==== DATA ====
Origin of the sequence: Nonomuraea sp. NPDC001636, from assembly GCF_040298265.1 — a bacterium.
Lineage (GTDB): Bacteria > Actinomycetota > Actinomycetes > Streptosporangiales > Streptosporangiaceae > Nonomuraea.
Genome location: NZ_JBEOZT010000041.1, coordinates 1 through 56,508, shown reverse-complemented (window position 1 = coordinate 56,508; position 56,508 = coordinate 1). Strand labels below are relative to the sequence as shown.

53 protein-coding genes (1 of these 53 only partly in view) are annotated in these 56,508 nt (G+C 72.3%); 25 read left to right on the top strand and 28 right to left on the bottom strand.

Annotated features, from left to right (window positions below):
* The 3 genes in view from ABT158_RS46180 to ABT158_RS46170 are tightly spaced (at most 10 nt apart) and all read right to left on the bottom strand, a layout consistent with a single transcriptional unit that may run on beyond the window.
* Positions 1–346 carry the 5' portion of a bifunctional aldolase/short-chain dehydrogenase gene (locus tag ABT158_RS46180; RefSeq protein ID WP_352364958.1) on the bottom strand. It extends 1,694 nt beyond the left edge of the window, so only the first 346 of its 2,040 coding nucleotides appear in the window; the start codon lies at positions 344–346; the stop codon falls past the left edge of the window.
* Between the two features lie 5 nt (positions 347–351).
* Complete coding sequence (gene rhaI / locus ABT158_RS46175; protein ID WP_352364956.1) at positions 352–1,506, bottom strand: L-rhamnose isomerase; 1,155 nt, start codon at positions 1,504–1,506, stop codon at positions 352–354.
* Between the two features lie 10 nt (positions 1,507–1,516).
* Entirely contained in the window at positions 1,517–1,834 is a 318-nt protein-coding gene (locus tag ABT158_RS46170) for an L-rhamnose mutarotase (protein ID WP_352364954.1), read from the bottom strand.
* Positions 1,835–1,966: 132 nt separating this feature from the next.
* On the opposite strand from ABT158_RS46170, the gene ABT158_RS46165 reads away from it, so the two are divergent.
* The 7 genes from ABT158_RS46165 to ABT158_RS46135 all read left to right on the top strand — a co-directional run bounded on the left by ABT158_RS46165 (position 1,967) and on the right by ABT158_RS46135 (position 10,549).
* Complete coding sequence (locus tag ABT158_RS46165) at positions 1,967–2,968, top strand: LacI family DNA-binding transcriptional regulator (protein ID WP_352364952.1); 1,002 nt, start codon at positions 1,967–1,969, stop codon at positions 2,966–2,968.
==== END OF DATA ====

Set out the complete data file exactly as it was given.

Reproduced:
Origin of the sequence: Nonomuraea sp. NPDC001636, from assembly GCF_040298265.1 — a bacterium.
Lineage (GTDB): Bacteria > Actinomycetota > Actinomycetes > Streptosporangiales > Streptosporangiaceae > Nonomuraea.
Genome location: NZ_JBEOZT010000041.1, coordinates 1 through 56,508, shown reverse-complemented (window position 1 = coordinate 56,508; position 56,508 = coordinate 1). Strand labels below are relative to the sequence as shown.

53 protein-coding genes (1 of these 53 only partly in view) are annotated in these 56,508 nt (G+C 72.3%); 25 read left to right on the top strand and 28 right to left on the bottom strand.

Annotated features, from left to right (window positions below):
* The 3 genes in view from ABT158_RS46180 to ABT158_RS46170 are tightly spaced (at most 10 nt apart) and all read right to left on the bottom strand, a layout consistent with a single transcriptional unit that may run on beyond the window.
* Positions 1–346 carry the 5' portion of a bifunctional aldolase/short-chain dehydrogenase gene (locus tag ABT158_RS46180; RefSeq protein ID WP_352364958.1) on the bottom strand. It extends 1,694 nt beyond the left edge of the window, so only the first 346 of its 2,040 coding nucleotides appear in the window; the start codon lies at positions 344–346; the stop codon falls past the left edge of the window.
* Between the two features lie 5 nt (positions 347–351).
* Complete coding sequence (gene rhaI / locus ABT158_RS46175; protein ID WP_352364956.1) at positions 352–1,506, bottom strand: L-rhamnose isomerase; 1,155 nt, start codon at positions 1,504–1,506, stop codon at positions 352–354.
* Between the two features lie 10 nt (positions 1,507–1,516).
* Entirely contained in the window at positions 1,517–1,834 is a 318-nt protein-coding gene (locus tag ABT158_RS46170) for an L-rhamnose mutarotase (protein ID WP_352364954.1), read from the bottom strand.
* Positions 1,835–1,966: 132 nt separating this feature from the next.
* On the opposite strand from ABT158_RS46170, the gene ABT158_RS46165 reads away from it, so the two are divergent.
* The 7 genes from ABT158_RS46165 to ABT158_RS46135 all read left to right on the top strand — a co-directional run bounded on the left by ABT158_RS46165 (position 1,967) and on the right by ABT158_RS46135 (position 10,549).
* Complete coding sequence (locus tag ABT158_RS46165) at positions 1,967–2,968, top strand: LacI family DNA-binding transcriptional regulator (protein ID WP_352364952.1); 1,002 nt, start codon at positions 1,967–1,969, stop codon at positions 2,966–2,968.